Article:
Ice skating is an admittedly dangerous sport, and accidents resulting in injuries are fairly commonplace. While sustaining an injury while ice skating isn’t too difficult, getting back on the ice after a serious injury can be. If you are currently struggling with your fear but know that deep down that you want to keep skating, the following 5 tips may help you to head back to the rink with confidence.
- Watch Footage of Pro Skaters – Even professional skaters fall all the time, most of the time without injuring themselves. Seeing people you look up to fall and maybe even get hurt once in awhile but get back up anyway can help to rebuild your determination to get back up onto the ice yourself.
- Check Your Equipment – Knowing that your skating equipment is as prepared for the ice as it can be can make you feel more prepared by extension. As you prepare your skates, imagine you are preparing yourself, and the more prepared they are, the more prepared you are.
- Don’t Push Yourself – If you are getting over an injury, skating may be a little harder than usual and you may be slightly more prone to making mistakes that will lead to injuries. Giving yourself as much time as you need to heal thoroughly is a good idea, but if you force yourself to return to the rink while you are still healing, be sure and take things slowly and be gentle with yourself to prevent further injuries that could make your fears even worse.
- Practice Skating In Your Mind – Focus on imagining everything going exactly as you want it to and having a great time, performing a trick just right or perhaps winning a medal. You can even put on your skates as you do this. The point is to rebuild and strengthen positive associations with skating so that they become more important than the negative association created by your injury. It’s a silly sounding anxiety treatment technique, but it’s a valuable one.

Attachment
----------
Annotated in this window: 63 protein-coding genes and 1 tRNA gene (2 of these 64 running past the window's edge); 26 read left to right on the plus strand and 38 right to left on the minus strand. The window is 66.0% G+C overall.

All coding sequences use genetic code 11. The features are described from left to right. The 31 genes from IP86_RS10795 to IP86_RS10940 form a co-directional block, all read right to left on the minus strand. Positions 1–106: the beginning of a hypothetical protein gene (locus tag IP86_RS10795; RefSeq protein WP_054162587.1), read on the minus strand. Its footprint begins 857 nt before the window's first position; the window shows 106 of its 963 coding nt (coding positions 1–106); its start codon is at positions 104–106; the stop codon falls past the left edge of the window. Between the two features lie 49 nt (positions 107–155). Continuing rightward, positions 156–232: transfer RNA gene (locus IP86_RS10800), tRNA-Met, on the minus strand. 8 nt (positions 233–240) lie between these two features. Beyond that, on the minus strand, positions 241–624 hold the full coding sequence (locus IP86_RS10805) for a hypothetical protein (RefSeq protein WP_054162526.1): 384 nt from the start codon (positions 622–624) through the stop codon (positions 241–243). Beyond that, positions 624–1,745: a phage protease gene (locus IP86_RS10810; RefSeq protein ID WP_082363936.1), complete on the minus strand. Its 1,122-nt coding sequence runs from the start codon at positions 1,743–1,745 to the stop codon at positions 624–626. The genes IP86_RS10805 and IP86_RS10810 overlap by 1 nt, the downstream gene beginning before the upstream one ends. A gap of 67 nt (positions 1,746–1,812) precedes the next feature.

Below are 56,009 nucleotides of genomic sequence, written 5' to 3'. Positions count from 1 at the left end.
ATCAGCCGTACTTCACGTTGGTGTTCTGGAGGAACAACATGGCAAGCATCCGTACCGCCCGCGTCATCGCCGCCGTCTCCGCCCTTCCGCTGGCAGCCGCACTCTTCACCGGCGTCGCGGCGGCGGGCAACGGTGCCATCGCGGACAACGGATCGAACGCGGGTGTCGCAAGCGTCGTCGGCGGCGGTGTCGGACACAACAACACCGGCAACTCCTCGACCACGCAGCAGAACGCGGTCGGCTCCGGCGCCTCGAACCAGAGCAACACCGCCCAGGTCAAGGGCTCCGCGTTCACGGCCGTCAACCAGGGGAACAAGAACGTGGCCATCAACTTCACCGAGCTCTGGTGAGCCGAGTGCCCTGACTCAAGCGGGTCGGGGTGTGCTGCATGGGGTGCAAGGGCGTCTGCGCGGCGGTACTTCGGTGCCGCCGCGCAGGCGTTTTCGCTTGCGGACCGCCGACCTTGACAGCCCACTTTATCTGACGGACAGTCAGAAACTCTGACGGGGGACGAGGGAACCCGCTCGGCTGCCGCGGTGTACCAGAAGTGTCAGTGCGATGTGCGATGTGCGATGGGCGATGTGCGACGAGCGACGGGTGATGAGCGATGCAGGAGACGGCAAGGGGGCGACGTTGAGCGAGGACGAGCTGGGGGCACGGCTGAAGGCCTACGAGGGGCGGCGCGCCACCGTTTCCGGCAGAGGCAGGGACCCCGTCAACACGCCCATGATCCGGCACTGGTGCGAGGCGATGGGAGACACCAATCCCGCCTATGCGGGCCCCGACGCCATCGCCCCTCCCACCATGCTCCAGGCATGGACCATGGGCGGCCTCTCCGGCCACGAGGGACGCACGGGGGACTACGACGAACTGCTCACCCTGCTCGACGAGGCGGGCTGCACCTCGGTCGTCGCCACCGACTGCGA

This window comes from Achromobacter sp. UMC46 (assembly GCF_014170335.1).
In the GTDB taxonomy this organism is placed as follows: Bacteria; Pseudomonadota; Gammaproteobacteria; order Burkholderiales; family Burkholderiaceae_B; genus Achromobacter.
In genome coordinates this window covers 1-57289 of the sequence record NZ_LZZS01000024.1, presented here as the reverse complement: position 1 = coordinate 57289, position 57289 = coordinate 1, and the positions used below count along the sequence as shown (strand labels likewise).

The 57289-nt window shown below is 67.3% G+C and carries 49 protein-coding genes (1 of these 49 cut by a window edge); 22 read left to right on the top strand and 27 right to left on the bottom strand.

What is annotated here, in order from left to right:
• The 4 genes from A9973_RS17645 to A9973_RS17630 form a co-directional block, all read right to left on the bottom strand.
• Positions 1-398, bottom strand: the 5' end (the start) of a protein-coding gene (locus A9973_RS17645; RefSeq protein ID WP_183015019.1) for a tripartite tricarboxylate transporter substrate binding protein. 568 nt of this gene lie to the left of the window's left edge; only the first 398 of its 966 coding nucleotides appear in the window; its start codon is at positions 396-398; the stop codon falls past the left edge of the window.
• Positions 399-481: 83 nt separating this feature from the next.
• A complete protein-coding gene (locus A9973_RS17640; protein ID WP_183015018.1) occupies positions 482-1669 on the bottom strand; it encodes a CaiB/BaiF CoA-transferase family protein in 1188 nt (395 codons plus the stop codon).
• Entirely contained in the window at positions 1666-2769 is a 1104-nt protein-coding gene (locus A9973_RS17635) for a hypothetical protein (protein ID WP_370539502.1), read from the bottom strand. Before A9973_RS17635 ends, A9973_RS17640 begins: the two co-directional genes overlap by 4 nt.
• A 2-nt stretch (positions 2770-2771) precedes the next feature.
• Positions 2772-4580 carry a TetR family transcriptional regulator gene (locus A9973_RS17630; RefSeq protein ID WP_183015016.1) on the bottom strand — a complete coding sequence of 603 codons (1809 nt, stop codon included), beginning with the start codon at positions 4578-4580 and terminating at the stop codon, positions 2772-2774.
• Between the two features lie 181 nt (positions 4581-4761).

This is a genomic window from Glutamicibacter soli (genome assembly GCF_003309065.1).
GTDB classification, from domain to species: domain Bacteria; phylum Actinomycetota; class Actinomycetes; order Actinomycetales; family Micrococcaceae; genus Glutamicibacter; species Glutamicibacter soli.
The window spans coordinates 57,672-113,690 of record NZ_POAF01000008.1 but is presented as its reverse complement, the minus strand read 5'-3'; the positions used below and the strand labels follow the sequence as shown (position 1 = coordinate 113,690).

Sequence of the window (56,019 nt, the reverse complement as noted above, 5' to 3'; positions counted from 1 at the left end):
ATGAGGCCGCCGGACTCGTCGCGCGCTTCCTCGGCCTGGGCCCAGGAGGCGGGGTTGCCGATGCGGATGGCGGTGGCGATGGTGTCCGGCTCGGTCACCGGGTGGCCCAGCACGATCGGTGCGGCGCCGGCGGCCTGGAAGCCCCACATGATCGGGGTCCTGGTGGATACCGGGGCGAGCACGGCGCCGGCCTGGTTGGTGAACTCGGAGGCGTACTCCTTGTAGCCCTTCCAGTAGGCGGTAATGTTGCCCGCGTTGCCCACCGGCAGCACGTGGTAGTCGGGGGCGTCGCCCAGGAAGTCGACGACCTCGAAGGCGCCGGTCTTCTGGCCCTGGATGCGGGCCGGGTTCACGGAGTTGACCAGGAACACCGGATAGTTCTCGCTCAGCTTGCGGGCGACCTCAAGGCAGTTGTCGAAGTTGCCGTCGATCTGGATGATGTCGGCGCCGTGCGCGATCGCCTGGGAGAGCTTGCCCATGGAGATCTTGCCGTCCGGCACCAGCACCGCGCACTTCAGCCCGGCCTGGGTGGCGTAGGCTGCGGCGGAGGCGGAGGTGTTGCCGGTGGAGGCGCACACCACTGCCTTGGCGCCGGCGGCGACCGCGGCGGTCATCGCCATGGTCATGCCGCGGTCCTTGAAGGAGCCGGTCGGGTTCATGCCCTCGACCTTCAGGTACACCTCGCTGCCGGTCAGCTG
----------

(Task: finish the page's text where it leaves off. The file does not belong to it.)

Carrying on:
- Alter Your Memory of the Injury – Replay the moment when your injury occurred in your mind. Make it as vivid as possible, recalling all the sounds, smells, colors and textures associated with it, as well as all the sensations and emotions you felt. Once you have a picture of this in your mind, imagine the picture shrinking and fading, and the smaller it gets and the more black and white it becomes, the quieter the sounds get and the more far away the emotions feel. Anytime the event comes back to you when you don’t want it to, do this again. After a while, the memory won’t return as vividly, and your fear will decrease.
- Exercise – This is probably an obvious tip, but exercising off the ice while you are working to overcome your fear can help you build confidence in the strength and resilience of your body and help you to feel prepared for anything that might happen. On the other hand, letting your muscles weaken while you feel unable to skate will only make it more difficult when you do return to the rink.
Don’t let fear come between you and the activity you love. By following the above tips you will soon find yourself slicing through that ice with a vengeance and making it think twice about causing you any more trouble.
About the Author: Ryan Rivera has seen the way that injuries can affect athletes and their anxiety. He writes about other tools to cope with anxiety at http://www.calmclinic.com.